Finding the Right Therapist to Treat Your Depression
One of the most frequently given answers to the questions given on any mental health site including our own is to seek the help of a therapist. But what if you don't have one? How do you go about getting one and how do you decide if they are good or not? And once you have been in therapy for some sessions, what happens when you decide that it just isn't a good match?
I hope to give you some answers to these questions as well as provide you with some resources to guide you towards finding a good quality therapist. Hopefully you will not reach the point of having to fire your therapist but I will give guidance there as well. I have been there and done that!
So how do you find a therapist?
There are a lot of different places one could look for a therapist but here is a short list:
* A recommendation from your General Practitioner
* If you are in school, the school counselor or college health center
* Ask your friends
* Community Mental Health Centers
* Recommendations from local mental health support groups
* Churches and religious institutions
* Your provider list from your insurance company if you have one.
You can also find a therapist by looking on this Psychology Today website:
It is very simple. Just plug in your zipcode and what issues you are dealing with and viola you have a grand list of therapists to choose from.
But what if I don't have insurance and/or money?
When I was a teen I had no money and no insurance. I did get help though from my local community center. My boyfriend's mother called them up and set me up with an appointment with a graduate student in training to become a social worker. While it was not the ideal situation it did help in the short term.
In addition to calling your local mental health center some therapists have a sliding fee scale for those who do not have insurance. I have also heard of people having good luck getting help through joining a local mental health support group. Sometimes it helps more to be with others who have experience in dealing with mental health issues first hand.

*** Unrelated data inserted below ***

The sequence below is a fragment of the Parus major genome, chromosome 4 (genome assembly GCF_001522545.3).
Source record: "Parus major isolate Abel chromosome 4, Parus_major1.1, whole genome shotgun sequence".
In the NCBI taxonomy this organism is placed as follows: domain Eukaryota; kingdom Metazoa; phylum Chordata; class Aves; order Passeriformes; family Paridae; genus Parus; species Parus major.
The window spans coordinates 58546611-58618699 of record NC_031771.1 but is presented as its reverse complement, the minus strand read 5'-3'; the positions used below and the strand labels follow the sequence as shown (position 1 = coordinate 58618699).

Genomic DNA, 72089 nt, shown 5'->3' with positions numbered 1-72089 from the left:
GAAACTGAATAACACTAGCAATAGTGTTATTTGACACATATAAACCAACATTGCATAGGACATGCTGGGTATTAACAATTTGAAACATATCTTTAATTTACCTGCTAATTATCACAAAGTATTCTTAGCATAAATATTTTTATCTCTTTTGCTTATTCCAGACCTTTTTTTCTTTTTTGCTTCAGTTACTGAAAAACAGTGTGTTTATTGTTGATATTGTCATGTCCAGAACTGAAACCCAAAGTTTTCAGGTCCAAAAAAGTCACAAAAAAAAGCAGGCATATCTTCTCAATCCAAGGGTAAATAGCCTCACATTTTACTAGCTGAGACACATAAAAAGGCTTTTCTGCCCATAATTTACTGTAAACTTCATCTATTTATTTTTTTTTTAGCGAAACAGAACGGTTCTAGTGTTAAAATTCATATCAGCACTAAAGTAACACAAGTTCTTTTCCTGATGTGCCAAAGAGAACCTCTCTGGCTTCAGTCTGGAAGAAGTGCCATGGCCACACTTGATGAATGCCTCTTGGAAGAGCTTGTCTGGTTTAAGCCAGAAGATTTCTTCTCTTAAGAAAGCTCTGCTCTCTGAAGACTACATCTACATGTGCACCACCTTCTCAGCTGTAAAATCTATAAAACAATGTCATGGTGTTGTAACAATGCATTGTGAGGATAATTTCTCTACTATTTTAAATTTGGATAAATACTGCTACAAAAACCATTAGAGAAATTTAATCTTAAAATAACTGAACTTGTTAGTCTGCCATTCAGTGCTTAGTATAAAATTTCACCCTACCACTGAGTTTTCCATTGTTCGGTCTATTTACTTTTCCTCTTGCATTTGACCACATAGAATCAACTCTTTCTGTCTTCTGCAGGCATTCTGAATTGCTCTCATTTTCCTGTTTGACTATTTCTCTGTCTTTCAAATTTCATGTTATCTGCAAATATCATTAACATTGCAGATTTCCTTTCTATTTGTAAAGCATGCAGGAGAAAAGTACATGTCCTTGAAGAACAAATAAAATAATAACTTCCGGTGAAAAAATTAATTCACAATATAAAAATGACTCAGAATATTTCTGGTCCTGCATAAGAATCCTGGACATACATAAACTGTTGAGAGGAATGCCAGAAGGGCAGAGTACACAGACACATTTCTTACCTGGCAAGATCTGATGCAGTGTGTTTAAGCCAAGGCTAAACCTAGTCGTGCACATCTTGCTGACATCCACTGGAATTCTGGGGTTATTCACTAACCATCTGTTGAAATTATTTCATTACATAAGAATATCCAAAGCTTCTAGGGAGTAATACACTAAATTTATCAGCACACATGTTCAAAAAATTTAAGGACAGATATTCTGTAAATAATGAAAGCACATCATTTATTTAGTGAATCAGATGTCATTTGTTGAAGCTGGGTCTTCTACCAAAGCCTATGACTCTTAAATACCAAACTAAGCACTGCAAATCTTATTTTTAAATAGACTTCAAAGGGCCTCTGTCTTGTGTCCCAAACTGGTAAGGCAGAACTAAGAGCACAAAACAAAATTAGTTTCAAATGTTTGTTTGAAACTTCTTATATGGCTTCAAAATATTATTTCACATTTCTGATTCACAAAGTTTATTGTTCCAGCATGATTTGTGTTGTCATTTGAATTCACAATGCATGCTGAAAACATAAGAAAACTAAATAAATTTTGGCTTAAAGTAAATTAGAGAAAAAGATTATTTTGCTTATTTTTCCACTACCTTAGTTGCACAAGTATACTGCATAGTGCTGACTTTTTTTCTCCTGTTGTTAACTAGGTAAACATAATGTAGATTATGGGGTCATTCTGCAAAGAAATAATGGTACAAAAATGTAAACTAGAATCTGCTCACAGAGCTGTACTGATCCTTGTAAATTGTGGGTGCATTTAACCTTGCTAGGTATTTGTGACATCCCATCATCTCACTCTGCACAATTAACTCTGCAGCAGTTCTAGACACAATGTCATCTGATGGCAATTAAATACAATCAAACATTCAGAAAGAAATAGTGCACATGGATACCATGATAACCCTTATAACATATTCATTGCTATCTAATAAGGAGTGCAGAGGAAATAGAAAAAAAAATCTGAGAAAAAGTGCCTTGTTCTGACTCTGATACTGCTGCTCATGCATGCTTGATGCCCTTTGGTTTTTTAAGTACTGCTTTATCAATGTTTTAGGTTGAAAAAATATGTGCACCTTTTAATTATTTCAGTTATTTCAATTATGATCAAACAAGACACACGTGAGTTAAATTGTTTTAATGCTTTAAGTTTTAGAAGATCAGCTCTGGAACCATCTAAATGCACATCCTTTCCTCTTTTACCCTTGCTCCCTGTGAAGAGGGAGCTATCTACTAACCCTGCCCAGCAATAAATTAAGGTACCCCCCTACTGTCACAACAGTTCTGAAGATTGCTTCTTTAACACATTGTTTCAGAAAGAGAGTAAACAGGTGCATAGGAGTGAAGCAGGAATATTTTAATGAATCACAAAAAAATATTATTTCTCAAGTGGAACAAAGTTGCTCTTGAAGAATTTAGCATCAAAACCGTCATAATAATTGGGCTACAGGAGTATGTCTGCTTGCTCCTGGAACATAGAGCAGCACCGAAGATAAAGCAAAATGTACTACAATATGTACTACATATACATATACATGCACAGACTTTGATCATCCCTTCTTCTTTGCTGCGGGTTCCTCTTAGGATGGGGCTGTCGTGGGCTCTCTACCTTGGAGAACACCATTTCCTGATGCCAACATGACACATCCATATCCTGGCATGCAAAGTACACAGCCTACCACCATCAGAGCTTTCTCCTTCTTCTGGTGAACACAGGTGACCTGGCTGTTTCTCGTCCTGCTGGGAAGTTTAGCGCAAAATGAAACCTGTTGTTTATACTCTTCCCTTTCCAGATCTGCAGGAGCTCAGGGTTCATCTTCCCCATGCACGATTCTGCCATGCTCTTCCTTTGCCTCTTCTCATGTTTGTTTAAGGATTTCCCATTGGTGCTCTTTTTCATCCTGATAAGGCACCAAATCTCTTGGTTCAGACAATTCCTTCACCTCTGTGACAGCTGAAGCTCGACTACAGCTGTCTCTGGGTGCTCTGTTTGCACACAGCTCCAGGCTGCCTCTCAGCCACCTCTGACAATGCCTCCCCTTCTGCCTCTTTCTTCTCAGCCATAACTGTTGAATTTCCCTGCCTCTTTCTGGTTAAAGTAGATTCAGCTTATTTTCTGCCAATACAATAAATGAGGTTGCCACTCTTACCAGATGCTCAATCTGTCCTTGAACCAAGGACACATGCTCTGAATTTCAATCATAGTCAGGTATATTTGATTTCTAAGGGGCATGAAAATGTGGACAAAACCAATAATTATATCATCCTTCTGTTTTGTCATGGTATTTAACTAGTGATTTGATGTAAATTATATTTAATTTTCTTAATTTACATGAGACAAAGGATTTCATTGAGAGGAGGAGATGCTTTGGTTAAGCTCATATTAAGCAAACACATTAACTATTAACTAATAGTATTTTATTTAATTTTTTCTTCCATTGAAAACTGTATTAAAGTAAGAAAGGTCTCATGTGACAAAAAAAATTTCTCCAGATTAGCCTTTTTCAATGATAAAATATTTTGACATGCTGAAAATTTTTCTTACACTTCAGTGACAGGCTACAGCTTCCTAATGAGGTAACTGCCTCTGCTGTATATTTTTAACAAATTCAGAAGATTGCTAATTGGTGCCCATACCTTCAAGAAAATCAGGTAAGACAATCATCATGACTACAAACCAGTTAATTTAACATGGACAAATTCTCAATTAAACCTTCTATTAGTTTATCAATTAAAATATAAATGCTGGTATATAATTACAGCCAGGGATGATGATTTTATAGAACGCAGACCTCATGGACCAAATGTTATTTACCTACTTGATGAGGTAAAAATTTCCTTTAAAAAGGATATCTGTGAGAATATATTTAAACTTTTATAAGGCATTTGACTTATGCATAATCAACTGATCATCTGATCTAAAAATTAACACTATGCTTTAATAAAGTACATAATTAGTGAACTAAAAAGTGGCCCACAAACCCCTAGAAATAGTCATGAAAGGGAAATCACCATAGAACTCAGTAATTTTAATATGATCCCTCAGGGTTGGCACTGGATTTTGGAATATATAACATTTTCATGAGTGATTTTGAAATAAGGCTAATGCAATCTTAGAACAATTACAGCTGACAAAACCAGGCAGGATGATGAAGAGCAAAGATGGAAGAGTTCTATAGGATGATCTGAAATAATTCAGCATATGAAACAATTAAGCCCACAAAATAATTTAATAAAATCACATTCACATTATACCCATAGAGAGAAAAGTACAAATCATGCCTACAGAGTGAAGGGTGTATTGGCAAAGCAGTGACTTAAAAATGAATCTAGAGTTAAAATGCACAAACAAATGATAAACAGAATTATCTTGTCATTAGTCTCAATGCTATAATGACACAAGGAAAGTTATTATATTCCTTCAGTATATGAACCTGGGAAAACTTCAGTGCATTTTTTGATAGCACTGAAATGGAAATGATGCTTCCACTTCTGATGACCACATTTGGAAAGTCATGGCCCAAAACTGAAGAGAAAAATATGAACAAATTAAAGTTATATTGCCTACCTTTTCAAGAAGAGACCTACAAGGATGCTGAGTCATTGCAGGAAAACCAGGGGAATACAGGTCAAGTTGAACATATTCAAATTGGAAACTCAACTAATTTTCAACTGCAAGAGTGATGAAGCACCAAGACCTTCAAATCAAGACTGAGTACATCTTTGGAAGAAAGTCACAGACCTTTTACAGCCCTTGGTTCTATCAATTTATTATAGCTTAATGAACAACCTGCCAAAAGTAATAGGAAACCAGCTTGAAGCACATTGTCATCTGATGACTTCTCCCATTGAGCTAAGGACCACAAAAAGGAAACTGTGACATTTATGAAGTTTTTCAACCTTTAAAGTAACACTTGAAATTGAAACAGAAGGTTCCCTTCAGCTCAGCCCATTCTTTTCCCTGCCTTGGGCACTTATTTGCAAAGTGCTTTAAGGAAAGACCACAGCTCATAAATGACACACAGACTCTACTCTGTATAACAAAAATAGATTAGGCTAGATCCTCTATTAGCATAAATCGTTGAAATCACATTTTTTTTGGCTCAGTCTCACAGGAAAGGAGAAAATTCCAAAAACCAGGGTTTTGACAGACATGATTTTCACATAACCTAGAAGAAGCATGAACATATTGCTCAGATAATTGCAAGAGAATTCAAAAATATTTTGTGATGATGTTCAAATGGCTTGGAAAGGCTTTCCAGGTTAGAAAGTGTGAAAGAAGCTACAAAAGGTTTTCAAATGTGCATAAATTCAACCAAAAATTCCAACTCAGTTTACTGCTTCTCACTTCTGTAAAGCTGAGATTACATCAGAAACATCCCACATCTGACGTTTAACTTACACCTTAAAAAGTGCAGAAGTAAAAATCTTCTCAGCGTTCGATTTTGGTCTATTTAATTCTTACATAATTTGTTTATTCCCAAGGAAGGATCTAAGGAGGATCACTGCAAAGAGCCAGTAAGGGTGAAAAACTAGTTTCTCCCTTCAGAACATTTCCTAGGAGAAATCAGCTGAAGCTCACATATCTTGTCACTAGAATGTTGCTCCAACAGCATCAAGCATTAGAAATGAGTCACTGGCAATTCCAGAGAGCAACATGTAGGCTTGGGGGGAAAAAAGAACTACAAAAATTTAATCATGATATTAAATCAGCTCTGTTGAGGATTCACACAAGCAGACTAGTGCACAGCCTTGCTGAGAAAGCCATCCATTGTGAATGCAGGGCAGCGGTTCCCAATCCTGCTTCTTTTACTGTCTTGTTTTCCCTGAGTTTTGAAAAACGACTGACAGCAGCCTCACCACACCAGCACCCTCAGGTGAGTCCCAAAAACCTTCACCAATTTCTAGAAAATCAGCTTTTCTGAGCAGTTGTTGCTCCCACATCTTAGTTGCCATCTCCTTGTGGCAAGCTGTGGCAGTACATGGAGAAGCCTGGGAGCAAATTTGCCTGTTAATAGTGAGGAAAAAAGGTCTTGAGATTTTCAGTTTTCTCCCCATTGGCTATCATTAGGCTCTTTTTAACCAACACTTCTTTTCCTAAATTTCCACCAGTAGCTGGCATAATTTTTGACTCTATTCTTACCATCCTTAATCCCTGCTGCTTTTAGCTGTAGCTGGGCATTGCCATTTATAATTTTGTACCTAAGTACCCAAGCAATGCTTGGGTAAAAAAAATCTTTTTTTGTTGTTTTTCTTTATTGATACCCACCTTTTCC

Also The National Mental Health Information Center web site has a very detailed list of how one can get to see a therapist if you have no money or are uninsured. You may find that information here.
I wanted to also give you this link to a google forum where there is the best and most exhaustive answer to this question that I have ever seen. Please check out this link for everything you ever wanted to know about how to get therapy when you are uninsured.
What Makes a Good Quality Therapist?
Well basically someone who is a good match for you! However one basic criteria is to find someone who has the training and education to help you and has the credentials to prove it. In an article by Erin Johnston entitled, "What to Look for in Choosing a Therapist," the author says to look for the following credentials: "It is important that you choose a therapist who is licensed to practice independently, such as: LCPC, LPCC, LSCW, LISW, PhD, MD." But now having said this I will also say that while credentials are nice, what matters most is the relationship that you have with your counselor or therapist.
There are good and bad quality therapists to be found within any field. Your therapist's degree does not guarantee that you will benefit from therapy. So does the therapist's method matter any in the quality of therapy you will receive? In a Psychology Today article on When to Fire Your Therapist, the author states: